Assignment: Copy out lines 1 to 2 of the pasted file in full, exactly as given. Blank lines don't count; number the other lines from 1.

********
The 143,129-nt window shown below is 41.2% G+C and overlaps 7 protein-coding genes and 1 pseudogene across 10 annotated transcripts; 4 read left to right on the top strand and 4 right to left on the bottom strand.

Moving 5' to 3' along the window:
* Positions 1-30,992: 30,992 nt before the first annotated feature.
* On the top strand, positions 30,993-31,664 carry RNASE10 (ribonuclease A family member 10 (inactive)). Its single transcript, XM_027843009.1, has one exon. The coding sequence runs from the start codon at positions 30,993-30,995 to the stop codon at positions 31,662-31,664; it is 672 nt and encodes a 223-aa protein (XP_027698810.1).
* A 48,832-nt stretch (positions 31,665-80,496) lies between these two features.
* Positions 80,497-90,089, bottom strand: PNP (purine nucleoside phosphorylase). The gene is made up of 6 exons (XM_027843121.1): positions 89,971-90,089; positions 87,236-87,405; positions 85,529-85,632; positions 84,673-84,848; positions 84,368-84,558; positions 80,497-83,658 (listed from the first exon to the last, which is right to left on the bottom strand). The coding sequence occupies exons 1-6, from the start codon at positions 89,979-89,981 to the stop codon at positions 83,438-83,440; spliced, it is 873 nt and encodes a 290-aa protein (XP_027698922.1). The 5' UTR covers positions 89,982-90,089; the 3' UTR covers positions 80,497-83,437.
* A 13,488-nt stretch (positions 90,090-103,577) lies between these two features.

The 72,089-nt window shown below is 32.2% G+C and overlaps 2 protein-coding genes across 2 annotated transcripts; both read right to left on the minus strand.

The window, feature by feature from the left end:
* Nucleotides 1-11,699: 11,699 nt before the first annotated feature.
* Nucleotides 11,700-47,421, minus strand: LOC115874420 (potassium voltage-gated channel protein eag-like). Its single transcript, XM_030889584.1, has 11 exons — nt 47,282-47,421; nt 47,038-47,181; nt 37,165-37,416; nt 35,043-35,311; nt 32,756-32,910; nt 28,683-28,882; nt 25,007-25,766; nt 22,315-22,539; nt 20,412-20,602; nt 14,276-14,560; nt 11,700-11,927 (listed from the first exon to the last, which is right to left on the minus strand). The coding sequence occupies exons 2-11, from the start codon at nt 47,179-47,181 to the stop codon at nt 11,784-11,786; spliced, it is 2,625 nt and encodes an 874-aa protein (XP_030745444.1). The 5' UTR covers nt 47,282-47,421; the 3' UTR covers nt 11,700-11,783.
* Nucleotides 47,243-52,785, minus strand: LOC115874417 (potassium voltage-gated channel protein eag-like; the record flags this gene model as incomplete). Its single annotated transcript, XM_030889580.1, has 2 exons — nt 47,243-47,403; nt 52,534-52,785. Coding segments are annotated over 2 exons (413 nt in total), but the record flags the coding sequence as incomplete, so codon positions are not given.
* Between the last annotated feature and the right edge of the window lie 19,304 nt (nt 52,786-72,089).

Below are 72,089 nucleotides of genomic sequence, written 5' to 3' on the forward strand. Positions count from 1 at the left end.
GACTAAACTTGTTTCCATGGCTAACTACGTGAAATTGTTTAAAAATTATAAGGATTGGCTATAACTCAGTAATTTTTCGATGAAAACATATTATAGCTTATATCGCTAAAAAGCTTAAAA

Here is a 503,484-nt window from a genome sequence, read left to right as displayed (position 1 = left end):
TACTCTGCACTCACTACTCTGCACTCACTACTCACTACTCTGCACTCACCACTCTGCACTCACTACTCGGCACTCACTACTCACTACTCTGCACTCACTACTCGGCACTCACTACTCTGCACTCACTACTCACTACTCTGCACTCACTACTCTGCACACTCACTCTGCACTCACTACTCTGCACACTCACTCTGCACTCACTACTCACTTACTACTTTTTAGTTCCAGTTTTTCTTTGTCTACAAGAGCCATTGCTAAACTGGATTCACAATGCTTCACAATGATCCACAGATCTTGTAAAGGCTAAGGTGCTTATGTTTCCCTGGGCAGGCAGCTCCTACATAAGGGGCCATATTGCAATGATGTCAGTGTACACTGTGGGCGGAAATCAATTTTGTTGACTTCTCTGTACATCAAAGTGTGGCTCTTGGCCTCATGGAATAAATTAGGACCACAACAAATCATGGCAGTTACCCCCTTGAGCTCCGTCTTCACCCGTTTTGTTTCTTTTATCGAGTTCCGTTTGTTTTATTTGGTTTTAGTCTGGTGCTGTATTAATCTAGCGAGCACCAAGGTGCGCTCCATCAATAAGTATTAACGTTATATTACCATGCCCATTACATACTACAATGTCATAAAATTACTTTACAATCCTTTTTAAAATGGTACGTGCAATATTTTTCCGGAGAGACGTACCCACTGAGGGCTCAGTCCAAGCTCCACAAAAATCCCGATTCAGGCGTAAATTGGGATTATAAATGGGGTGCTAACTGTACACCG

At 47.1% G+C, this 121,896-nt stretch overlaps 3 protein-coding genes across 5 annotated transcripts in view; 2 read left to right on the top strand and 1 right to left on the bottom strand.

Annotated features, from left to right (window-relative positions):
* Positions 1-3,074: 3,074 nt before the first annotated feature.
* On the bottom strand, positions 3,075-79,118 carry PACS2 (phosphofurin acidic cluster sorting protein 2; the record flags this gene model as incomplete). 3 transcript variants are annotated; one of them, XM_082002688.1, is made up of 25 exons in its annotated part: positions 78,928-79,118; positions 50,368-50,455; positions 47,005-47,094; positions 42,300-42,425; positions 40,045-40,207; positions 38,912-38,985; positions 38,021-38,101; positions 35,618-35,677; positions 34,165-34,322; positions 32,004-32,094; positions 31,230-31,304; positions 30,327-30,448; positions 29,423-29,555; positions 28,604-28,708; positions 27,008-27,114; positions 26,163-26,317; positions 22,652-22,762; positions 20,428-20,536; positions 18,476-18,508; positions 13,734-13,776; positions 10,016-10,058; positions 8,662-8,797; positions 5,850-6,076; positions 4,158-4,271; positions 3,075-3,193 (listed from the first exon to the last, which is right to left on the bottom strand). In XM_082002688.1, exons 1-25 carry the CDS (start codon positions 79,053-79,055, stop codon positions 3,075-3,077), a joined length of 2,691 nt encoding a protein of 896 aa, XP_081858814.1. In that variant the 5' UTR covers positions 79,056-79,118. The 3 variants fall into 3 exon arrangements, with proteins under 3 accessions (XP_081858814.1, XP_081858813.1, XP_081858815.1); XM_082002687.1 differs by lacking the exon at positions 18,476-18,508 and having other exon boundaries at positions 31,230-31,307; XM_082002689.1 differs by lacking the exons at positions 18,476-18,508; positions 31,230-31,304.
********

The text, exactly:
The 143,129-nt window shown below is 41.2% G+C and overlaps 7 protein-coding genes and 1 pseudogene across 10 annotated transcripts; 4 read left to right on the top strand and 4 right to left on the bottom strand.

Moving 5' to 3' along the window: